On Monday 9 July in York
you will have heard that the General Synod adjourned its crucial debate on the ordination of women to the episcopate until November. What does this mean?
At the May meeting of the House of Bishops we (that is the Bishops of the General Synod â€“ a number of elected suffragan bishops and all the diocesan bishops) made two amendments to the draft already accepted by a large majority of the Diocesan Synods of the Church of England, including of course our own.
The bishops have the right and the duty as bishops to send to General Synod a Measure touching on the doctrine or worship of the Church in the final form the House of Bishops approves. No one disputes that theological right â€“ it is part of what bishops are for as guardians of the doctrine of the Church.
But there was some anger at the time because the General Synod in February had passed a resolution urging the bishops to be sparing in any amendments. The General Synod did not ask the House of Bishops for no amendments but it did clearly request no substantial amendments.
The bishops did not believe that they were making substantial changes and the changes they made were intended and designed to secure sufficient majorities in the three houses of Bishops, Clergy and Laity for the Measure itself to pass at final stage.
As a matter of fact the bishops rejected a number of amendments and accepted only two. One amendment is not contentious and has been generally welcomed. Neither of the two amendments were judged to be legally substantial but one of them has been perceived to have changed things substantially, whatever the legalities.
This has been felt strongly by senior women clergy in the Church and by many others. There is now no point in arguing the technicalities. The point of the adjournment in York is to give the bishops space â€“ in consultation with others â€“ to consider either withdrawal of what has undoubtedly proved to be a contentious amendment or to consider modifying it or to return it unchanged to Synod.
So much for what has actually happened. To say what will now happen is more difficult. But I do want to say that the tone of the General Synod was genuinely good. People on all sides seemed to be looking for the right way forward and acknowledging that the Church of England will have women bishops, and relatively soon.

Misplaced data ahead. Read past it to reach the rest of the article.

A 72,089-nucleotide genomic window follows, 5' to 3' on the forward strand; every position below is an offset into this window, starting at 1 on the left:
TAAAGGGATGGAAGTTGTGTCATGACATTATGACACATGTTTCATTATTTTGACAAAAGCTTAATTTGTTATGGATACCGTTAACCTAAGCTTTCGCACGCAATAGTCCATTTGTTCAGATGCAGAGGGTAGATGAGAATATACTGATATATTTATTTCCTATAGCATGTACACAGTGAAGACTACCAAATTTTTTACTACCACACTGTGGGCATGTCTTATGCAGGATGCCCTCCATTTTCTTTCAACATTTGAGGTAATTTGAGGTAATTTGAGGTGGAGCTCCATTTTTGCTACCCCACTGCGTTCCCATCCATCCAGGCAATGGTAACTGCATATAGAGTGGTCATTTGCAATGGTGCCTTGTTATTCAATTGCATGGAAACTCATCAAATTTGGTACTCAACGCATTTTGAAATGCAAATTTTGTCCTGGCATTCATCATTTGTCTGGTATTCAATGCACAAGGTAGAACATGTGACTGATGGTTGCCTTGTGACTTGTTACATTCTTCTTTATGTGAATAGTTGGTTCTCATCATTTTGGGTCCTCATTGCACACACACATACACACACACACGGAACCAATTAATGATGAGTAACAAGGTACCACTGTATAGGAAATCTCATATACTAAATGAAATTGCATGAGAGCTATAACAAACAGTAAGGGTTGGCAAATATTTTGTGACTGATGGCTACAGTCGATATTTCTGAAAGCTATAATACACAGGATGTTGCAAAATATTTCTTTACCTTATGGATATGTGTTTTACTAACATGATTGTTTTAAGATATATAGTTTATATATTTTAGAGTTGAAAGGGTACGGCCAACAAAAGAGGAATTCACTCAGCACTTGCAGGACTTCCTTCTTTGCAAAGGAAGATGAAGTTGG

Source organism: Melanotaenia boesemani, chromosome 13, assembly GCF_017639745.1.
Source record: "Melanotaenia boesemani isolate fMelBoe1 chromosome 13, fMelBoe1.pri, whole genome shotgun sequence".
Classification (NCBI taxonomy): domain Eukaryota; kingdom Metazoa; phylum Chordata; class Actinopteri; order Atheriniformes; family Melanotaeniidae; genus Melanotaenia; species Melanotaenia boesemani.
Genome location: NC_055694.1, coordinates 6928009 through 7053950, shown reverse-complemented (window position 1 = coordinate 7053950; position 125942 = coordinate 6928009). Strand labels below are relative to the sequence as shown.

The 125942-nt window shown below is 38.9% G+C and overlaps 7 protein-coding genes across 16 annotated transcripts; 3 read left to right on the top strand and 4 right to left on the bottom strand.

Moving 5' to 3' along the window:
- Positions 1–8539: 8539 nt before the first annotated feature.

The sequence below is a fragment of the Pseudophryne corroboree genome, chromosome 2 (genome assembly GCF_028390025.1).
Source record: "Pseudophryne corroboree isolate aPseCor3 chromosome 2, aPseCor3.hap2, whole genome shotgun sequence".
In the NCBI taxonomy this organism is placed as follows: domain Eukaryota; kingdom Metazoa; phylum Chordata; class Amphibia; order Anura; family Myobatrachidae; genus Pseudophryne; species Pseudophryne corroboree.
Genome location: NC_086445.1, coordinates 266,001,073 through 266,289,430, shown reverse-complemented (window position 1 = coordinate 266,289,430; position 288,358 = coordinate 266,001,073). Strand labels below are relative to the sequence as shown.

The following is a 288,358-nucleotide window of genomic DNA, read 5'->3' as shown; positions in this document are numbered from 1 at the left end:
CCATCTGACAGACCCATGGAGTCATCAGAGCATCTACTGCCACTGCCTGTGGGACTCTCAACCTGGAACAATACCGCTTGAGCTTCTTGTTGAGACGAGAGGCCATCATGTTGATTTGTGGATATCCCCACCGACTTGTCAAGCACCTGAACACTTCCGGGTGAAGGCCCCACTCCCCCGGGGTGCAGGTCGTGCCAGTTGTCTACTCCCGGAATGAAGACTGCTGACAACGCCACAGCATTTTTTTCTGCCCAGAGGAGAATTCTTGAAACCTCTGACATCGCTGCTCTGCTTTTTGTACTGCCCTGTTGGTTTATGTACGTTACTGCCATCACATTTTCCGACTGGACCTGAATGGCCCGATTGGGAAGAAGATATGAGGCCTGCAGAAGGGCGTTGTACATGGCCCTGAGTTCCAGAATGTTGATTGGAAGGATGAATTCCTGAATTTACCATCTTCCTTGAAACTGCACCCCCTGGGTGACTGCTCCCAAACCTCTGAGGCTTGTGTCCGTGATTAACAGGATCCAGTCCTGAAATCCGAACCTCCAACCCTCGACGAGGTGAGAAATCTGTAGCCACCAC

Compared with acrimonious and very difficult debates in the General Synod only a few years ago, a number of members of General Synod commented to me on the generally irenic feel. This does not mean it was not stressful. It was indeed. The atmosphere (compounded by the weather) felt a little like waiting for a thunderstorm.
Nevertheless, when people spoke they spoke with clarity and charity. There was, after all, no bishop bashing â€“ in any case bishops need to be able to take criticism!
People on all sides were thinking on the day following, when the Synod ended, of how near we are to getting an agreement which will do two things. First, to make clear that the Church of England will undoubtedly ordain women bishops without reservation. But second, to say that those who disagree with this in conscience are still loved and respected and loyal members of the Church. This will entail an agreement with some compromise on all sides. In fact, compromises have already been made on both sides and these need recognising because they come from generosity.
I have already been in touch by email with a number of people I have had conversations with and am genuinely hopeful the bishops will, in the end be able to find a way forward which sufficient majorities can support - two-thirds of the bishops and elected clergy and laity of the Church voting separately.
Continue to pray, not least for all on the General Synod and for all those now talking quietly to see if there is a way forward. Remember your own synod representatives from this diocese and of course, please also pray for me, your bishop, with Bishop Ian, as we represent you in all your diversity, to have to carry both the joy of your witness to the Gospel, your loyalty to the Church, and sometimes, your honest disagreement. One task for a bishop is to try to help all within their charge to recognise the face of Jesus Christ in the other, including the other you disagree with.
Bearing this in mind it is now time for the final effort to secure agreement so that the Church can joyfully accept the fullness of womenâ€™s ministry in the Church but also go on to its primary task of living and proclaiming the Kingdom of God and the good news of the Gospel to every creature.
No one on any side of this debate wants to go on for ever arguing about this. Let us pray that in November we may go forward in a way which respects the minority but rejoices in an extended and developed ministry of women as bishops.